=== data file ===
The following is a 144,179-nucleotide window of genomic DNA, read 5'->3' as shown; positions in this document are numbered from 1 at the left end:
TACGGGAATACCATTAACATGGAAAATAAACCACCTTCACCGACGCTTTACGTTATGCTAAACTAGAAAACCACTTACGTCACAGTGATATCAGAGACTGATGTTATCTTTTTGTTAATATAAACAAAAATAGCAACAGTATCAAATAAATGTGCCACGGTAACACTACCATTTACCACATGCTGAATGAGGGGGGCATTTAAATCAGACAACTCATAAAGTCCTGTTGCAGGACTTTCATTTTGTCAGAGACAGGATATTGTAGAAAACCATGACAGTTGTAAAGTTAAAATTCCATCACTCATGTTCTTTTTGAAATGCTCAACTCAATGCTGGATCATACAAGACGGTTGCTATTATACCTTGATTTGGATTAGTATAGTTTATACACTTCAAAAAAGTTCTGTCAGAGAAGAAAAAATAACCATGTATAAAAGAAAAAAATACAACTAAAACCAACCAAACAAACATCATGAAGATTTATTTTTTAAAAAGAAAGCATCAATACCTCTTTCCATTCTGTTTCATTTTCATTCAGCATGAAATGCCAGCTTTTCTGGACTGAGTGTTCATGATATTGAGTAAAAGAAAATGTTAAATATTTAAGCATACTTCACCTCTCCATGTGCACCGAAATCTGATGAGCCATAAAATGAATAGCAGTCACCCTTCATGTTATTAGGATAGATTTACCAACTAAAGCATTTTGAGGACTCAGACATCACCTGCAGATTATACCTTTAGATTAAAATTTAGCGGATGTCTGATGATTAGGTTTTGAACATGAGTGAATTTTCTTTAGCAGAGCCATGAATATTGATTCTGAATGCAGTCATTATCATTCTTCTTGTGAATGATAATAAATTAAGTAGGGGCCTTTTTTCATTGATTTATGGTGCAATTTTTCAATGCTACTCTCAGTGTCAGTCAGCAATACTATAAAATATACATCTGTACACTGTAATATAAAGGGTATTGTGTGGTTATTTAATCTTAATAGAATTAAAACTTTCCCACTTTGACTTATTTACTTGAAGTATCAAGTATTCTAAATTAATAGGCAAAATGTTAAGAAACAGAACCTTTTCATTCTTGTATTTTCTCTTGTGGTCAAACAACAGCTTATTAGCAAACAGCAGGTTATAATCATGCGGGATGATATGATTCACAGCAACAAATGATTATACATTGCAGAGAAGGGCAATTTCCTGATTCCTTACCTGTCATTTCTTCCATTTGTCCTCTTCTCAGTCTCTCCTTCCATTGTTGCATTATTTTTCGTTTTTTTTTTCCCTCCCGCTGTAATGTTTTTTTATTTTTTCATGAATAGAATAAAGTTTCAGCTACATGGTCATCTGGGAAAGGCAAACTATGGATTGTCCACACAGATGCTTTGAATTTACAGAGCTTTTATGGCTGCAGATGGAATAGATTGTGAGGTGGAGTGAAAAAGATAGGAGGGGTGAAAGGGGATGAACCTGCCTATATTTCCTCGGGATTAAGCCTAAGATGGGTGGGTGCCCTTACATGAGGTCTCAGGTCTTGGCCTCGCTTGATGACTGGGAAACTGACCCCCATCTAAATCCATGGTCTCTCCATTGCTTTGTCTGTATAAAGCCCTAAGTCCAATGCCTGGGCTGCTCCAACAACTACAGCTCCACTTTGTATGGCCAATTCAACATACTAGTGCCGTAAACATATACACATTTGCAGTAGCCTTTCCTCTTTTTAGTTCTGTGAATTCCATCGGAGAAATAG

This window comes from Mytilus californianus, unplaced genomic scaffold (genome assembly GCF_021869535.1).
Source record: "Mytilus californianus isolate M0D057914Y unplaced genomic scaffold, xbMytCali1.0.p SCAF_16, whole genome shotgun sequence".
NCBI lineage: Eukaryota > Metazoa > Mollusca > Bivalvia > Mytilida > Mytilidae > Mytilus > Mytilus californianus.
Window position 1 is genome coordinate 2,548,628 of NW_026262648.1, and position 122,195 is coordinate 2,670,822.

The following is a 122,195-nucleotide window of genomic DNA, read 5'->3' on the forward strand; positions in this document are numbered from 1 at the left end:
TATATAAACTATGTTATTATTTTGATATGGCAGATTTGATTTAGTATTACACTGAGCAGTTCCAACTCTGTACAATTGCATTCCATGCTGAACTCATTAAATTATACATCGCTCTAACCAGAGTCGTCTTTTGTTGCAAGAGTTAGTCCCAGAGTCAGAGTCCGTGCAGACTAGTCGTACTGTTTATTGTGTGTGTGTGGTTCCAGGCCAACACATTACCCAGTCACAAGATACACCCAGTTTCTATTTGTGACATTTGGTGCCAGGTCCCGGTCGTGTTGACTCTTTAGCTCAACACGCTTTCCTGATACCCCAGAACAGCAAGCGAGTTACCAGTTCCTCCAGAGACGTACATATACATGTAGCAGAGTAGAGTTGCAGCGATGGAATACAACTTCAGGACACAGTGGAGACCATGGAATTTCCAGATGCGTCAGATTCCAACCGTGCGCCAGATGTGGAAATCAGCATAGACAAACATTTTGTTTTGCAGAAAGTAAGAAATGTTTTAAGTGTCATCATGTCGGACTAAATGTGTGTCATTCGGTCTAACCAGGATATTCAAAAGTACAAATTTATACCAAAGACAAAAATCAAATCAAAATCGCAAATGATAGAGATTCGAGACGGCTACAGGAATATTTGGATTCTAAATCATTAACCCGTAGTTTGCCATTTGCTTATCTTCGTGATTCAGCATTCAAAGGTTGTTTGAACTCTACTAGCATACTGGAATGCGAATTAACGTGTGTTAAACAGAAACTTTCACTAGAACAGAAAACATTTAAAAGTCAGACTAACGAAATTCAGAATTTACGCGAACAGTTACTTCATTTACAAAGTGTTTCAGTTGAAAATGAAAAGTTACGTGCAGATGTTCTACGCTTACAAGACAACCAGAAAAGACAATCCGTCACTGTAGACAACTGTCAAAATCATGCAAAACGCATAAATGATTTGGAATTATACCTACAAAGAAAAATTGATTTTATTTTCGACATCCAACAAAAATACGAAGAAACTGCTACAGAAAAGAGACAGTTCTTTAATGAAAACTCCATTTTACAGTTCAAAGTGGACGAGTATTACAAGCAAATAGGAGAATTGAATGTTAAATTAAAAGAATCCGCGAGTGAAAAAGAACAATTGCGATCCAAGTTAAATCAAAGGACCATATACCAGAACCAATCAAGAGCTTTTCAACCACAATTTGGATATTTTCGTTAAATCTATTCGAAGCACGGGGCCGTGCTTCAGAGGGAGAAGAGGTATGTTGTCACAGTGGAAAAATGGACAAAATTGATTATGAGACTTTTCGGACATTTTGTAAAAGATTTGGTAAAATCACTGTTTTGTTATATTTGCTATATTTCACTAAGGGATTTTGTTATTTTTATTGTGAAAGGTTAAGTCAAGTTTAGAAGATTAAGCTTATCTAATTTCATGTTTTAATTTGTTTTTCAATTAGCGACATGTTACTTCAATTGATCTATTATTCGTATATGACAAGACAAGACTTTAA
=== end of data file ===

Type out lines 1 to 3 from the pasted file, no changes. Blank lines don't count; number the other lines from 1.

The following is a 144,179-nucleotide window of genomic DNA, read 5'->3' as shown; positions in this document are numbered from 1 at the left end:
TACGGGAATACCATTAACATGGAAAATAAACCACCTTCACCGACGCTTTACGTTATGCTAAACTAGAAAACCACTTACGTCACAGTGATATCAGAGACTGATGTTATCTTTTTGTTAATATAAACAAAAATAGCAACAGTATCAAATAAATGTGCCACGGTAACACTACCATTTACCACATGCTGAATGAGGGGGGCATTTAAATCAGACAACTCATAAAGTCCTGTTGCAGGACTTTCATTTTGTCAGAGACAGGATATTGTAGAAAACCATGACAGTTGTAAAGTTAAAATTCCATCACTCATGTTCTTTTTGAAATGCTCAACTCAATGCTGGATCATACAAGACGGTTGCTATTATACCTTGATTTGGATTAGTATAGTTTATACACTTCAAAAAAGTTCTGTCAGAGAAGAAAAAATAACCATGTATAAAAGAAAAAAATACAACTAAAACCAACCAAACAAACATCATGAAGATTTATTTTTTAAAAAGAAAGCATCAATACCTCTTTCCATTCTGTTTCATTTTCATTCAGCATGAAATGCCAGCTTTTCTGGACTGAGTGTTCATGATATTGAGTAAAAGAAAATGTTAAATATTTAAGCATACTTCACCTCTCCATGTGCACCGAAATCTGATGAGCCATAAAATGAATAGCAGTCACCCTTCATGTTATTAGGATAGATTTACCAACTAAAGCATTTTGAGGACTCAGACATCACCTGCAGATTATACCTTTAGATTAAAATTTAGCGGATGTCTGATGATTAGGTTTTGAACATGAGTGAATTTTCTTTAGCAGAGCCATGAATATTGATTCTGAATGCAGTCATTATCATTCTTCTTGTGAATGATAATAAATTAAGTAGGGGCCTTTTTTCATTGATTTATGGTGCAATTTTTCAATGCTACTCTCAGTGTCAGTCAGCAATACTATAAAATATACATCTGTACACTGTAATATAAAGGGTATTGTGTGGTTATTTAATCTTAATAGAATTAAAACTTTCCCACTTTGACTTATTTACTTGAAGTATCAAGTATTCTAAATTAATAGGCAAAATGTTAAGAAACAGAACCTTTTCATTCTTGTATTTTCTCTTGTGGTCAAACAACAGCTTATTAGCAAACAGCAGGTTATAATCATGCGGGATGATATGATTCACAGCAACAAATGATTATACATTGCAGAGAAGGGCAATTTCCTGATTCCTTACCTGTCATTTCTTCCATTTGTCCTCTTCTCAGTCTCTCCTTCCATTGTTGCATTATTTTTCGTTTTTTTTTTCCCTCCCGCTGTAATGTTTTTTTATTTTTTCATGAATAGAATAAAGTTTCAGCTACATGGTCATCTGGGAAAGGCAAACTATGGATTGTCCACACAGATGCTTTGAATTTACAGAGCTTTTATGGCTGCAGATGGAATAGATTGTGAGGTGGAGTGAAAAAGATAGGAGGGGTGAAAGGGGATGAACCTGCCTATATTTCCTCGGGATTAAGCCTAAGATGGGTGGGTGCCCTTACATGAGGTCTCAGGTCTTGGCCTCGCTTGATGACTGGGAAACTGACCCCCATCTAAATCCATGGTCTCTCCATTGCTTTGTCTGTATAAAGCCCTAAGTCCAATGCCTGGGCTGCTCCAACAACTACAGCTCCACTTTGTATGGCCAATTCAACATACTAGTGCCGTAAACATATACACATTTGCAGTAGCCTTTCCTCTTTTTAGTTCTGTGAATTCCATCGGAGAAATAG

This window comes from Mytilus californianus, unplaced genomic scaffold (genome assembly GCF_021869535.1).